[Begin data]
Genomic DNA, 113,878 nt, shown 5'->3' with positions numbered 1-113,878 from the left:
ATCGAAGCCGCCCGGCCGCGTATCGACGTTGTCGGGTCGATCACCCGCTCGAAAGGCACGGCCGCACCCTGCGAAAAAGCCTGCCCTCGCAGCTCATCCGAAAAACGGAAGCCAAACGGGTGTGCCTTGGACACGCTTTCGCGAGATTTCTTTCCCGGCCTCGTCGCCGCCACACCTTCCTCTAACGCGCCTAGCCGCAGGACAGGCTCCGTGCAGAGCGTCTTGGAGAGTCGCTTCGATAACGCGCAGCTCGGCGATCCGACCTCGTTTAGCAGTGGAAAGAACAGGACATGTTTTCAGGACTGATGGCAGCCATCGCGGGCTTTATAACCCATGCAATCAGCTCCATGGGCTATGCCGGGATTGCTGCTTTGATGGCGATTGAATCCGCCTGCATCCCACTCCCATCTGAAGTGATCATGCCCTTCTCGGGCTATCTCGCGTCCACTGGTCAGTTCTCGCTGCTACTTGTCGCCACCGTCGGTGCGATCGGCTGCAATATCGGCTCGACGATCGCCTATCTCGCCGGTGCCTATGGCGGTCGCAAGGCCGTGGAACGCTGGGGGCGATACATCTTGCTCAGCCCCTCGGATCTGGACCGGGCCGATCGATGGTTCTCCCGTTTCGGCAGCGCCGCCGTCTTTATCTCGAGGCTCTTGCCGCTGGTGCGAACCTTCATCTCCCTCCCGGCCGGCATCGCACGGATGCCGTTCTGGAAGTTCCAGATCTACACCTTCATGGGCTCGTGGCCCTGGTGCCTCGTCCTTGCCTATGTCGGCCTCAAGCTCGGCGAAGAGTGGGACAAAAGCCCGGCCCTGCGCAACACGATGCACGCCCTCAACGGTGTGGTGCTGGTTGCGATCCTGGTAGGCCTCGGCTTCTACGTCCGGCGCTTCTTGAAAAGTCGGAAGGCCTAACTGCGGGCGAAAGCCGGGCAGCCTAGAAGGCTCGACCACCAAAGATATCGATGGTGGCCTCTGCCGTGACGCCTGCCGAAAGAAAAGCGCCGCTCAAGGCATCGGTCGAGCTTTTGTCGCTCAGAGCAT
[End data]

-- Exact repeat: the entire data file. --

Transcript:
Genomic DNA, 113,878 nt, shown 5'->3' with positions numbered 1-113,878 from the left:
ATCGAAGCCGCCCGGCCGCGTATCGACGTTGTCGGGTCGATCACCCGCTCGAAAGGCACGGCCGCACCCTGCGAAAAAGCCTGCCCTCGCAGCTCATCCGAAAAACGGAAGCCAAACGGGTGTGCCTTGGACACGCTTTCGCGAGATTTCTTTCCCGGCCTCGTCGCCGCCACACCTTCCTCTAACGCGCCTAGCCGCAGGACAGGCTCCGTGCAGAGCGTCTTGGAGAGTCGCTTCGATAACGCGCAGCTCGGCGATCCGACCTCGTTTAGCAGTGGAAAGAACAGGACATGTTTTCAGGACTGATGGCAGCCATCGCGGGCTTTATAACCCATGCAATCAGCTCCATGGGCTATGCCGGGATTGCTGCTTTGATGGCGATTGAATCCGCCTGCATCCCACTCCCATCTGAAGTGATCATGCCCTTCTCGGGCTATCTCGCGTCCACTGGTCAGTTCTCGCTGCTACTTGTCGCCACCGTCGGTGCGATCGGCTGCAATATCGGCTCGACGATCGCCTATCTCGCCGGTGCCTATGGCGGTCGCAAGGCCGTGGAACGCTGGGGGCGATACATCTTGCTCAGCCCCTCGGATCTGGACCGGGCCGATCGATGGTTCTCCCGTTTCGGCAGCGCCGCCGTCTTTATCTCGAGGCTCTTGCCGCTGGTGCGAACCTTCATCTCCCTCCCGGCCGGCATCGCACGGATGCCGTTCTGGAAGTTCCAGATCTACACCTTCATGGGCTCGTGGCCCTGGTGCCTCGTCCTTGCCTATGTCGGCCTCAAGCTCGGCGAAGAGTGGGACAAAAGCCCGGCCCTGCGCAACACGATGCACGCCCTCAACGGTGTGGTGCTGGTTGCGATCCTGGTAGGCCTCGGCTTCTACGTCCGGCGCTTCTTGAAAAGTCGGAAGGCCTAACTGCGGGCGAAAGCCGGGCAGCCTAGAAGGCTCGACCACCAAAGATATCGATGGTGGCCTCTGCCGTGACGCCTGCCGAAAGAAAAGCGCCGCTCAAGGCATCGGTCGAGCTTTTGTCGCTCAGAGCAT